Luckily, behavioral science can help close the intention-action gap, offering a toolkit to help change behavior for the better. Here are three ways we can apply lessons from behavioral science to drive sustainable engagement:
The Redirect Method uses Adwords targeting tools and curated YouTube videos uploaded by people all around the world to confront online radicalization. It focuses on the slice of ISIS’ audience that is most susceptible to its messaging, and redirects them towards curated YouTube videos debunking ISIS recruiting themes. This open methodology was developed from interviews with ISIS defectors, respects users’ privacy and can be deployed to tackle other types of violent recruiting discourses online.
This chapter illustrates how the Swachh Bharat Mission (SBM) and the Beti Bachao Beti Padhao (BBBP) have successfully employed behavioural insights. Using such learning, the chapter lays out an ambitious agenda for social change: (i) from BBBP to BADLAV (Beti Aapki Dhan Lakshmi Aur Vijay Lakshmi); (ii) from Swachh Bharat to Sundar Bharat; (iii) from “Give it up” for the LPG subsidy to “Think about the Subsidy”; and (iv) from tax evasion to tax compliance. First, a key principle of behavioural economics is that while people’s behaviour is influenced significantly by social norms, understanding the drivers of these social norms can enable change. In India, where social and religious norms play such a dominant role in influencing behaviour, behavioural economics can therefore provide a valuable instrument for change. So, beneficial social norms can be furthered by drawing attention to positive influencers, especially friends/ neighbours that represent role models with which people can identify. Second, as people are given to tremendous inertia when making a choice, they prefer sticking to the default option. By the nearly costless act of changing the default to overcome this inertia, desired behaviour can be encouraged without affecting people’s choices. Third, as people find it difficult to sustain good habits, repeated reinforcements and reminders of successful past actions can help sustain changed behaviour
Consider three levels: literal, liberal & lateral. Example: social proof... Literal: share the percentage of people who follow the norm in general Liberal: tailor the claims to what “people like them“ do Lateral: suggest popularity rather than stating it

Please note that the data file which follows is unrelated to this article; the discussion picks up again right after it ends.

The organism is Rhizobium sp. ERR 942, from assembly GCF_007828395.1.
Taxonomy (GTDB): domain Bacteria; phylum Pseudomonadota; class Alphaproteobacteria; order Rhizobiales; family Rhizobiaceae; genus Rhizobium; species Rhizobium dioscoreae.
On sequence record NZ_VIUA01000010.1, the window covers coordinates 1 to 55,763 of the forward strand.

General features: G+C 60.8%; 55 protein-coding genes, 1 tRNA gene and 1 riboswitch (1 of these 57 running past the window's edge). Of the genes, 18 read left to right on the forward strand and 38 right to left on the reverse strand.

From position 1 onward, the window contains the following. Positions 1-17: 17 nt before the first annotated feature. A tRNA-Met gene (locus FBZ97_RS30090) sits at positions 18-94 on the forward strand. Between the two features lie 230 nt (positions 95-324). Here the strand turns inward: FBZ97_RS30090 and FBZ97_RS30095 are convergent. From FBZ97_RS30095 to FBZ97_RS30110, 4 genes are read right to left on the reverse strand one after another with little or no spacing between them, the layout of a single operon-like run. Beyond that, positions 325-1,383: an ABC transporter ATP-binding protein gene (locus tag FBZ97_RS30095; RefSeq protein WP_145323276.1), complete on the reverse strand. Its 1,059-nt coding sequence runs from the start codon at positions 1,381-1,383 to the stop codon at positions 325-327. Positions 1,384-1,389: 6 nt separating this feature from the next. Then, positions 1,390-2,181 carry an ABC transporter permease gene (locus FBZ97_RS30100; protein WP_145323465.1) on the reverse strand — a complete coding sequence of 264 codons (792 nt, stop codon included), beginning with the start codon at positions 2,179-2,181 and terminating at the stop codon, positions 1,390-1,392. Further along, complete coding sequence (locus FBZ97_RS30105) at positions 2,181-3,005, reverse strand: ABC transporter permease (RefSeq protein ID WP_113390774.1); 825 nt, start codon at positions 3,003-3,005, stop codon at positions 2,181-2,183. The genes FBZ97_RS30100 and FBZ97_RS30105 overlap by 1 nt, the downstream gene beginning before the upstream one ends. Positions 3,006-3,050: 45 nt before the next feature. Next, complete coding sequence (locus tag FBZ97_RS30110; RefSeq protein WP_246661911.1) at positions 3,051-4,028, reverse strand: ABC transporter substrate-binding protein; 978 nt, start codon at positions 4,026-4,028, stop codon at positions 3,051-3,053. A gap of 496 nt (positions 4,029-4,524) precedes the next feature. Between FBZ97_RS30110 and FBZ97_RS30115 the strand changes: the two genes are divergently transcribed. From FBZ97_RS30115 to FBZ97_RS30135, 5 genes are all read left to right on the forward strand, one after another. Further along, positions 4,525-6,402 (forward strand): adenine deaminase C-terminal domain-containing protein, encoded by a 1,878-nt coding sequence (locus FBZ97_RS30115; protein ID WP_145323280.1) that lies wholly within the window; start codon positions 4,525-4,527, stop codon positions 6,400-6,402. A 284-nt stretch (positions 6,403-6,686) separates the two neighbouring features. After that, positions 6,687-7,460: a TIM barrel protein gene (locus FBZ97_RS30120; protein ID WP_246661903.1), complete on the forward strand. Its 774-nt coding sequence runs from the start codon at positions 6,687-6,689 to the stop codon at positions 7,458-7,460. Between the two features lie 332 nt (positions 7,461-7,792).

We applied a Hidden Markov Model* (see Figure 1) to examine how and why behaviours did or did not change. The longitudinal repeated measure design meant we knew about food waste behaviour at two points (the amount of food wasted before and after the program), changes in the amount of food wasted reported over time for each household (more or less food wasted) and other factors (e.g. self-efficacy). By using a new method we could extend our understanding beyond the overall effect (households in the Waste Not Want Not program group wasted less food after participating when compared to the control group).
“Tracking your daily activity with a pedometer, wearable, or smartphone is an important part of any physical activity program,” Patel said by email. “However, it should be combined with other behavior change strategies such as goal-setting, coaching, or social interventions to increase sustainability.”
I started with the raw list of the 175 biases and added them all to a spreadsheet, then took another pass removing duplicates, and grouping similar biases (like bizarreness effect and humor effect) or complementary biases (like optimism bias and pessimism bias). The list came down to about 20 unique biased mental strategies that we use for very specific reasons. I made several different attempts to try to group these 20 or so at a higher level, and eventually landed on grouping them by the general mental problem that they were attempting to address. Every cognitive bias is there for a reason — primarily to save our brains time or energy. If you look at them by the problem they’re trying to solve, it becomes a lot easier to understand why they exist, how they’re useful, and the trade-offs (and resulting mental errors) that they introduce.
Nudges span an exceedingly wide range, and their number and variety are constantly growing. Here is a catalogue of ten important nudges — very possibly, the most important for purposes of policy — along with a few explanatory comments.